Please use this identifier to cite or link to this item: http://hdl.handle.net/2440/69798
Type: Thesis
Title: Clinical studies of patients with acute coronary syndromes in the absence of obstructive coronary artery disease.
Author: Cutri, Natalie
Issue Date: 2011
School/Discipline: School of Medicine
Abstract: Background: Although there is extensive data on patients with obstructive coronary artery disease in relation to clinical manifestations, health outcomes and genetic predisposition, little is known about these features in patients with Non-obstructive Coronary Artery Disease (NoCAD), despite these patients representing 20-30% of patients undergoing angiography. Objectives: This thesis examined the clinical features, health outcomes and genetic polymorphisms in patients with NoCAD. The specific objectives include (1) comparing the health outcomes of NoCAD patients who present with an acute coronary syndrome (ACS) to those who have a stable chest pain pattern; (2) examining the prevalence of acute ischaemic electrocardiographic (ECG) changes in patients with the coronary slow flow phenomenon (CSFP) admitted with an ACS; and (3) to investigate the frequency of an endothelial nitric oxide synthase (eNOS) and endothelin-1 (ET-1) polymorphism in patients with: (a) chest pain and NoCAD and, (b) the CSFP. Summary of Thesis Chapters: Chapter 1 summarises the relevant background for the studies described in this thesis. Chapter 2 examines health outcomes, including health related quality of life (HRQoL) measures, in ACS versus stable chest pain presentations in patients with NoCAD, over 12 months follow-up. HRQoL measures were assessed using both a generic (Short-Form-36) and disease-specific (Seattle Angina Questionnaire) instrument. This study found no significant differences in health outcomes between the two clinical cohorts. Chapter 3 assesses evidence of myocardial ischemia, utilising continuous ST/T wave monitoring to examine the frequency of ST/T wave fluctuations during an ACS in patients with the CSFP compared to healthy control subjects. This study found 92% of patients with the CSFP showed ECG evidence of myocardial ischaemia on continuous ST monitoring during an ACS presentation, with significant ST segment and T-wave fluctuations occurring in 24% and 86% of CSFP patients; respectively. In comparison, ST/T wave fluctuations were observed in 5% of healthy control subjects. Chapter 4 is a case-control study that investigates the frequencies of the eNOS (T-786C) and ET-1 (+138A del/ins) polymorphisms in patients with: (a) chest pain and NoCAD and (b) the CSFP. There were no significant differences in the frequency of each polymorphism associated with patients diagnosed with chest pain and NoCAD. However, the frequency of the +138 del/ins polymorphism from the ET-1 gene was significantly more prevalent in the CSFP patients compared to the control groups. Conclusion: This thesis has demonstrated that NoCAD patients who present with an ACS have similar health outcomes to those with stable chest pain. Patients with the CSFP frequently present with an ACS and this is associated with dynamic ST/T wave fluctuations and in particular T-wave inversion. The underlying pathogenesis of the CSFP requires further study; however, endothelin appears to have an important role. Consistent with this mechanism, this study found an increased prevalence of the +138 del/ins polymorphism from the ET-1 gene in patients with the CSFP. We therefore postulate that endothelin-1 (possibly derived from inflammatory cells) produces acute microvascular vasoconstriction in patients with the CSFP resulting in myocardial ischaemia and thus an ACS presentation. Further studies are required to assess this hypothesis.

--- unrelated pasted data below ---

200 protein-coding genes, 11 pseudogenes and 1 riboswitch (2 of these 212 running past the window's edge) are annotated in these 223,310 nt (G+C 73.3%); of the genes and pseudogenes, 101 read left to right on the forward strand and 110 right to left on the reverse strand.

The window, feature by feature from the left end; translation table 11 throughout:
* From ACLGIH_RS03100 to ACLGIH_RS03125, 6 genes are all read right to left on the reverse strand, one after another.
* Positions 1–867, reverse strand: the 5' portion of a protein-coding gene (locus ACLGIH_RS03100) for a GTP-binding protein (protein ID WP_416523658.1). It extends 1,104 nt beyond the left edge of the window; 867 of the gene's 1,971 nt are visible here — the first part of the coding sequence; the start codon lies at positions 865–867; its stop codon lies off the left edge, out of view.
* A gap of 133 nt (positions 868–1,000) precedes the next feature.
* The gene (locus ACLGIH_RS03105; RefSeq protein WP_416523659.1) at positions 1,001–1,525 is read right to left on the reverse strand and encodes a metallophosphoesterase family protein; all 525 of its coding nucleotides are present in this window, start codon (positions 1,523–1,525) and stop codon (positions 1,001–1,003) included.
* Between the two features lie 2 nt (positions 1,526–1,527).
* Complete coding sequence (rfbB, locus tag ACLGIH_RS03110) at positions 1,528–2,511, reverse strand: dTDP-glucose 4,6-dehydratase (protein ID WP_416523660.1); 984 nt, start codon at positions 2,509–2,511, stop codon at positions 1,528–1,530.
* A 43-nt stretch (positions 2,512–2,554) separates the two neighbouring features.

Advisor: Beltrame, John Francis
Adams, Robert John
Kucia, Angela
Dissertation Note: Thesis (Ph.D.) -- University of Adelaide, School of Medicine, 2011
Keywords: chest pain; non-obstructive; acute coronary syndromes; small vessel disease; coronary slow flow phenomenon
Provenance: Copyright material removed from digital thesis. See print copy in University of Adelaide Library for full text.
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